Example 1 A portion of stock culture of Arthrobacter viscosus NRRL B-1973 growing on yeast malt extract (YM) agar slant was introduced into a 300 ml. Erlenmeyer flask containing ml. of sterilized YM broth containing 1.0 percent glucose cf. Haynes et al., Appli. Microbiol. 3:361 (1955). After 24 hours of incubation at 25 C. on a rotary shaker, 7.5 ml. of the broth culture was introduced into another flask containing 75 m1. of broth fortified by 7 .5 ml. of kenaf juice as defined below so as to condition the organism thereto. After 24 hours of fermentation at 25 C. on a 200 rpm. shaker, 3.75 ml. (5 percent addition) of this partially fermented material was transferred as inoculum to another flask containing 75 ml. of fermentation medium having the following percentage composition that had been adjusted to pH 7.0 with H before being autoclaved.
D-glucose 3.0 K HPO 0.4
MnSO -4H O 0.005 Kenaf juice (containing 6% solids) 10.0 Distilled water, QSAD. 100.000
The inoculated medium was fermented at 25 C. on the rotary shaker for 4 days. The fermentation filtrate contained no residual glucose and exhibited a Brookfield viscosity of 19,400 cps.
The Arthrobacter viscosus polysaccharide was precipitated from the filtrate with 2.5 volumes of ethanol in the presence of 1 gram KCl per ml. of the filtration. After reprecipitation and lyophilization, the weight yield of the dry polysaccharide was found to be 2.02 grams per 100 ml. of culture fluid.
In an identical experiment excepting that 0.3 percent of enzyme-hydrolyzed casein (optimum level) was used in place of the kenaf juice, the Brookfield viscosity of the fermented filtrate was 11,840 cps., and the yield of polysaccharide was 1.29 grams percent.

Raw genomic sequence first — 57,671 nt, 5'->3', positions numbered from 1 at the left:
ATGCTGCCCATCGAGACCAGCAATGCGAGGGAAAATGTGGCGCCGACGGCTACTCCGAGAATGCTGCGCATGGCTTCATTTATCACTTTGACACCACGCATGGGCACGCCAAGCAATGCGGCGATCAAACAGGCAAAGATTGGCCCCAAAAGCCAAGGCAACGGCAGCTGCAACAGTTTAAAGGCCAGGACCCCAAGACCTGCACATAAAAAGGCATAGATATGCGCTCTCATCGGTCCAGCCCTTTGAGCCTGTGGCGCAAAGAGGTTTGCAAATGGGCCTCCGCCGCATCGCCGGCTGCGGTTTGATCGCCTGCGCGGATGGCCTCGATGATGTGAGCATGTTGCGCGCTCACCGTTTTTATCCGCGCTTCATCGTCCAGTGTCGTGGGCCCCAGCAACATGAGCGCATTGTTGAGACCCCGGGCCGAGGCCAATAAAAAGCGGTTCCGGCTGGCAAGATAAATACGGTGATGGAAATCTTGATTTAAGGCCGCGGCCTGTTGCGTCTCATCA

Example 2 The procedure of Example 1 was repeated with the exception that the proportion of kenaf juice in the final fermentation medium was increased by two-thirds so as to provide a kenaf juice solids concentration of 1.0 percent. The viscosity of the fermented liquor exceeded 20,000 cps. and the yield of polysaccharide was 2.24 grams percent.
Example 3 Example 1 was repeated excepting that the proportion of kenaf juice in the final fermentation medium was such as to provide a kenaf solids concentration of 1.5 percent. The viscosity of the fermented liquor exceeded 20,000 and the yield of Arthrobacter polysaccharide was 2.32 grams per 100 ml. of culture medium.
Example 4 Inoculation of 50 ml. of yeast-malt broth was made from a stock culture of YM agar slant of Xanthomonas campestris NRRL B1459, and the 300 ml. Erlenmeyer flask containing the thereby inoculated broth was fermented at 28 C. for 24 hours on a reciprocal shaker. The inoculum was then transferred to a 2800 ml. Fernbach flask containing 500 ml. of sterile conditioning broth consisting, before inoculation, of 3 percent D-glucose, 0.5